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Lewis D. Ferebee, chancellor of the Washington, D.C., public colleges, despatched a letter to the DCPS group encouraging dad and mom and youngsters to “decolonize” Thanksgiving, a vacation which he mentioned brings up “horrors.”
After expressing his gratitude for the group and inspiring families to keep secure amid the COVID-19 pandemic, Ferebee included a message entitled “Recognizing the History of the Holiday.”
“Thanksgiving is a day that can be difficult for many to celebrate as we reflect on the history of the holiday and the horrors inflicted on our indigenous populations,” the chancellor wrote. “If you celebrate, our Equity team has shared resources for how you can consider decolonizing your Thanksgiving” (emphasis unique).
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“If you host a Thanksgiving meal, think about doing a land acknowledgement,” Ferebee wrote. In that message, he linked to the Native Governance Center, a non-profit devoted to aiding “Native nations.” The land acknowledgment net web page to which Ferebee linked encourages individuals to “Use appropriate language. Don’t sugarcoat the past. Use terms like genocide, ethnic cleansing, stolen land, and forced removal to reflect actions taken by colonizers” (emphasis unique).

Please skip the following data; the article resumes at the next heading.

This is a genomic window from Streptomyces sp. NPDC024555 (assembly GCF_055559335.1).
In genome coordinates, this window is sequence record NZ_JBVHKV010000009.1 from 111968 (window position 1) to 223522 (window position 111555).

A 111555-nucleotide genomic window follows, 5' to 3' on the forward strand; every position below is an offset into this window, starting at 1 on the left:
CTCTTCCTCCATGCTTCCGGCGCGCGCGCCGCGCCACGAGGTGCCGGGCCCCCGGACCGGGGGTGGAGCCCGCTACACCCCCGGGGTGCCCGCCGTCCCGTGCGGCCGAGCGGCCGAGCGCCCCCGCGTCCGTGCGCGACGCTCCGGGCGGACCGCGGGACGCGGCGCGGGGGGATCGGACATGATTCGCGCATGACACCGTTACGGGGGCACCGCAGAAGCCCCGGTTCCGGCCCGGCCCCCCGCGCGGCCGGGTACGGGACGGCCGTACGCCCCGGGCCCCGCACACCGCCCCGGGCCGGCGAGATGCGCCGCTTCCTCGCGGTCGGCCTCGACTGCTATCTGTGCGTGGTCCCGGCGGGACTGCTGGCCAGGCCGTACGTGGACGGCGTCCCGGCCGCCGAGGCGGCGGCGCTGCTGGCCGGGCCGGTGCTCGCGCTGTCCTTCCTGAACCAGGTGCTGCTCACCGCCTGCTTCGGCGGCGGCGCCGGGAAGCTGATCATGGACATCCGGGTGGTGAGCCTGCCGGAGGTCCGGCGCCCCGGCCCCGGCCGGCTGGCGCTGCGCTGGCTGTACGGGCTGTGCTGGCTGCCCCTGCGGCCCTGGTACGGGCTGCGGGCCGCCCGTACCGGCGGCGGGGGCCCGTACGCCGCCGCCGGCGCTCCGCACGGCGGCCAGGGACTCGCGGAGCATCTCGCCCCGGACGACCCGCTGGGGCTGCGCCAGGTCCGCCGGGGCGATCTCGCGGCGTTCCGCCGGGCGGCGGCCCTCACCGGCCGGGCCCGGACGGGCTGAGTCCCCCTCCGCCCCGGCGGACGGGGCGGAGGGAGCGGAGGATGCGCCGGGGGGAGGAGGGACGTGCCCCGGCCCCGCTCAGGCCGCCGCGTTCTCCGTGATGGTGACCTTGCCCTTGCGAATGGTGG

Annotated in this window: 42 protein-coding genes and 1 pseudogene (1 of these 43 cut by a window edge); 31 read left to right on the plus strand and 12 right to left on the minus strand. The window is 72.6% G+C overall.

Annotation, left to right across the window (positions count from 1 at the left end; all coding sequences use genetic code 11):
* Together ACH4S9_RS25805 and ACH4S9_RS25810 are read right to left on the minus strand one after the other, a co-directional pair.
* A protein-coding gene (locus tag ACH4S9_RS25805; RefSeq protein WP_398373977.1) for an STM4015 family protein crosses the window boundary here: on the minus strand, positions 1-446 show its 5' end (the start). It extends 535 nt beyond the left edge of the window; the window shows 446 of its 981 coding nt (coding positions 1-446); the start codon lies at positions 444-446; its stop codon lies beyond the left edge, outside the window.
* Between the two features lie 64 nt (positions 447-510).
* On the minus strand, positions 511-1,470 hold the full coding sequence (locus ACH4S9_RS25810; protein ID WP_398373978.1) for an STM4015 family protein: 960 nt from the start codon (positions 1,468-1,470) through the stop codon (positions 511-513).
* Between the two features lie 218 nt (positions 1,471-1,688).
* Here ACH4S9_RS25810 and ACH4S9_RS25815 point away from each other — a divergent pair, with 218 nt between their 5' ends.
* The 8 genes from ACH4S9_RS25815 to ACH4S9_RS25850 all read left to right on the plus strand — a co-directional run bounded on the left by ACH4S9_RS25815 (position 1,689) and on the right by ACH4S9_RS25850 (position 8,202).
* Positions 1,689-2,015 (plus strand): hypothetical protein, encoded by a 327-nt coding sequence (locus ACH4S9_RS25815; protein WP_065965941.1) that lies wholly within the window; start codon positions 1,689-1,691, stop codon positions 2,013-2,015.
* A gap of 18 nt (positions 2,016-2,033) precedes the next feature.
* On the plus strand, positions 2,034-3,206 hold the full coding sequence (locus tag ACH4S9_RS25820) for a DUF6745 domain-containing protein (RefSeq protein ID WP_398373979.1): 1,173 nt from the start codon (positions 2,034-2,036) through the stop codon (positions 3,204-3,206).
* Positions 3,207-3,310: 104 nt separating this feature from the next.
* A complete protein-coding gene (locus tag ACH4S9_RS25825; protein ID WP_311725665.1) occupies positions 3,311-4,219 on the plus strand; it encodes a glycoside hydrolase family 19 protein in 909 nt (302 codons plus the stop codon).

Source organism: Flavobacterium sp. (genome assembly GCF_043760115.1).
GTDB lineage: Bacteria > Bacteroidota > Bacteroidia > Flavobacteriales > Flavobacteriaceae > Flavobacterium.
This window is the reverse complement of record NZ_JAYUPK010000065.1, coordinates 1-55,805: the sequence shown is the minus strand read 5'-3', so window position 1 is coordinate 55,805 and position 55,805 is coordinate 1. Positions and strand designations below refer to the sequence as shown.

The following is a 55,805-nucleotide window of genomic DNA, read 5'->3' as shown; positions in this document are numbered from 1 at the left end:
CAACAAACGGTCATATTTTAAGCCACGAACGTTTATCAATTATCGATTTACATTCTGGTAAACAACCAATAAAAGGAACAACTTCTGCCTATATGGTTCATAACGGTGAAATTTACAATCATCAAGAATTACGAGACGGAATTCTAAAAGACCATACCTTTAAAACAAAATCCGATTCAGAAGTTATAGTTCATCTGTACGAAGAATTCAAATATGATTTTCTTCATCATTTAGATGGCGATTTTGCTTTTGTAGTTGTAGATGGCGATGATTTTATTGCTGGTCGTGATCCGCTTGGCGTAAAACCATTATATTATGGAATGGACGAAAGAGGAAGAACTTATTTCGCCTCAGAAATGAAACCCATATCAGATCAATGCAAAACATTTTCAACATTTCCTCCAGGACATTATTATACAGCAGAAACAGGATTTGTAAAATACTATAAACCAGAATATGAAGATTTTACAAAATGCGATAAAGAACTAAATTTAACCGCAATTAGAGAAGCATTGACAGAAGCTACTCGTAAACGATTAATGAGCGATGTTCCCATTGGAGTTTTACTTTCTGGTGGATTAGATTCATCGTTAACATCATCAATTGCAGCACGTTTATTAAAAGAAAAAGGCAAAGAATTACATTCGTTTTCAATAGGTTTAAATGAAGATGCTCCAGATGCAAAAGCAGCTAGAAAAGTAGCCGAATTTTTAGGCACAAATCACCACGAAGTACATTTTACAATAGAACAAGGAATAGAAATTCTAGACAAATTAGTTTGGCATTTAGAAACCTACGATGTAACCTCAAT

One of the articles he shared, from a website known as Bioneers, claims that “what we learn in school about Thanksgiving internalizes oppression.”
“By reaching children at an age when their brains and ideas are still forming, we normalize the idea that America is a European-descendant, Christian country above all,” the article claims. “Children of different ethnic and religious backgrounds implicitly learn that their roots are not a part of the American story.”
The article means that Americans ought to inform “the real story of Thanksgiving,” serve locally-sourced meals, and “address oppression by widening your circle.”
The different article, from a website known as Cultural Survival, warns that “stories told about the first Thanksgiving often perpetuate harmful stereotypes and racism.”
The article urges Americans to “learn the real history,” noting that “Thanksgiving, like Columbus Day, serves as a reminder of the genocide and violence Native communities experienced and continue to experience.”
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The article additionally encourages Americans to eat Native American meals, to “listen to indigenous voices,” to help a selected piece of laws reversing a Trump-era coverage, to help Native American artists, to purchase Native merchandise, to share constructive depictions of Native Americans, and to “End Racist Native Mascots in Sports.”